Kavanaugh: 'I might have been too emotional' during Senate testimony

Kavanaugh: 'I might have been too emotional' during Senate testimony
Copyright REUTERS/Jim Bourg
Copyright REUTERS/Jim Bourg
By Rebecca Shabad with NBC News Politics
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The Supreme Court nominee's comments in a new op-ed came just hours before a key procedural Senate vote on his nomination scheduled for Friday morning.


WASHINGTON — Supreme Court nominee Brett Kavanaugh defended his "emotional" congressional testimony last week in a remarkable op-ed published Thursday night, on the eve of a critical vote in his confirmation process.

"I was very emotional last Thursday, more so than I have ever been. I might have been too emotional at times," he wrote in an op-ed titled "I am an Independent, Impartial Judge," published by The Wall Street Journal. "I know that my tone was sharp, and I said a few things I should not have said. I hope everyone can understand that I was there as a son, husband and dad. I testified with five people foremost in my mind: my mom, my dad, my wife, and most of all my daughters."

Kavanaugh said that his reaction was based in the fact that he had been subjected to "wrongful and sometimes vicious allegations," adding that his time in high school "has been ridiculously distorted."

"Against that backdrop, I testified before the Judiciary Committee last Thursday to defend my family, my good name and my lifetime of public service. My hearing testimony was forceful and passionate. That is because I forcefully and passionately denied the allegation against me," Kavanaugh said.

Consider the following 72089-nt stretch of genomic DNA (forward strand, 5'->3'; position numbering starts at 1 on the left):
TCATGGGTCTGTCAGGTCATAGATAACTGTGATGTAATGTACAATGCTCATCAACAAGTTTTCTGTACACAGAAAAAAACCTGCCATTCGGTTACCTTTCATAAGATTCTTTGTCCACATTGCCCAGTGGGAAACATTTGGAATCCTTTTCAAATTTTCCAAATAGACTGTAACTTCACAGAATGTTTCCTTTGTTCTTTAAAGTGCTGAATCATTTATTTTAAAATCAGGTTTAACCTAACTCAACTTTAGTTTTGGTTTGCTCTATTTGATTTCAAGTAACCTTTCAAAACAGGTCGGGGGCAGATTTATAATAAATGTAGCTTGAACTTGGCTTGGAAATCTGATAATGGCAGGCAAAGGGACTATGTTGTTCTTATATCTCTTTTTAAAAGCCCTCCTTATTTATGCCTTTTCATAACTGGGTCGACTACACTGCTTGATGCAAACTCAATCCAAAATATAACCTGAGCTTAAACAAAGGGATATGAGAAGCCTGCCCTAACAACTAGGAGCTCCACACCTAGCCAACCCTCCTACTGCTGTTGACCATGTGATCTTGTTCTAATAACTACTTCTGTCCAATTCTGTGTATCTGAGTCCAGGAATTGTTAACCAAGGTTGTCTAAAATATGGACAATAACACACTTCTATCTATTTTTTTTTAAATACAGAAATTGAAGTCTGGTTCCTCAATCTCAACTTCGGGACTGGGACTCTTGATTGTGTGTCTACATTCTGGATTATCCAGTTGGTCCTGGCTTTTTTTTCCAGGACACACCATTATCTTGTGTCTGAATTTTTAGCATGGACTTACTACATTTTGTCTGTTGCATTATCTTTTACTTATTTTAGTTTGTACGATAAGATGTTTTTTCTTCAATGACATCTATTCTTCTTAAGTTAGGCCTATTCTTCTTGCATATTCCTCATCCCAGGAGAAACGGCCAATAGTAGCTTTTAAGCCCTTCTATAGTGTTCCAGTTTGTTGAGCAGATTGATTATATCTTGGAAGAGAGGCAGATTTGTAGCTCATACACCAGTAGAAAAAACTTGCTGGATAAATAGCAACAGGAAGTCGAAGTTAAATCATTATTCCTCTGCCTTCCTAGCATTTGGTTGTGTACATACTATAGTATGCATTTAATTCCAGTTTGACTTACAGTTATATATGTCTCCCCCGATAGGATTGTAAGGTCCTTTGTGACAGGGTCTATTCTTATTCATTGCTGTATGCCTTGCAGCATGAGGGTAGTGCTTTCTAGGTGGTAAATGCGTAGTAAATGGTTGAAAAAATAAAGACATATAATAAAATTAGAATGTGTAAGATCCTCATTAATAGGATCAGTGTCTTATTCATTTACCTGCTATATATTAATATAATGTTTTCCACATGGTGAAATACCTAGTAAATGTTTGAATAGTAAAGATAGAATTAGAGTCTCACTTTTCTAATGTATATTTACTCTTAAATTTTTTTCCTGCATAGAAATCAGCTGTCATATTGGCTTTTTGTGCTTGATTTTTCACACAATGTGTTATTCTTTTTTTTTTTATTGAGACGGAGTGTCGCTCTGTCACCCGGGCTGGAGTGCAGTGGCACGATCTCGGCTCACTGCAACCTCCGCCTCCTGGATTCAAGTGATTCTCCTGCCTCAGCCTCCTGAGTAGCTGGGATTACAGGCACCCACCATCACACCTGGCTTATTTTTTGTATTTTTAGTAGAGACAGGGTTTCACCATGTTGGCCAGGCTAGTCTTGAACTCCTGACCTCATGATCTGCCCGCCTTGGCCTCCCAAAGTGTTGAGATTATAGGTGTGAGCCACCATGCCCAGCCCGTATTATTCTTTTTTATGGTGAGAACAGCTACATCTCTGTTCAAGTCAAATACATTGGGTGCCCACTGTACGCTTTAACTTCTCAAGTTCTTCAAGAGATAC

Kavanaugh testified last week before the Senate Judiciary Committee following testimony from Christine Blasey Ford, who has accused him of sexually assaulting her when they were in high school in the early 1980s.

Kavanaugh responded to critics who have said the tone of his congressional testimony — in which he said the allegations against him had been deployed for partisan purposes, and that political enemies were taking "revenge" on him for his work investigating former President Bill Clinton — raised questions about his ability to be impartial and nonpartisan.

"If confirmed by the Senate to serve on the Supreme Court, I will keep an open mind in every case and always strive to preserve the Constitution of the United States and the American rule of law," he wrote.

His comments came hours ahead of a key procedural vote that requires a simple majority that the Senate is set to take at 10:30 a.m. Friday on his nomination, which will determine whether it advances to a final floor vote.

The op-ed also came on the heels of the release of the FBI's report of its speedy investigation into sexual misconduct allegations against him, which Republicans said Thursday had vindicated him and Democrats blasted as incomplete.

All eyes remain on four undecided senators: Republican Sens. Lisa Murkowski of Alaska, Susan Collins of Maine, and Jeff Flake of Arizona and Democratic Sen. Joe Manchin, D-W.Va.

Meanwhile, retired Supreme Court Justice John Paul Stevens, a lifelong Republican who was nominated by President Gerald Ford, reportedly said at an event in Boca Raton, Florida, Thursday that Kavanaugh does not belong on the high court.

"I thought [Kavanaugh] had the qualifications for the Supreme Court should he be selected," Stevens said, according to the Palm Beach Post. "I've changed my views for reasons that have no relationship to his intellectual ability... I feel his performance in the hearings ultimately changed my mind."

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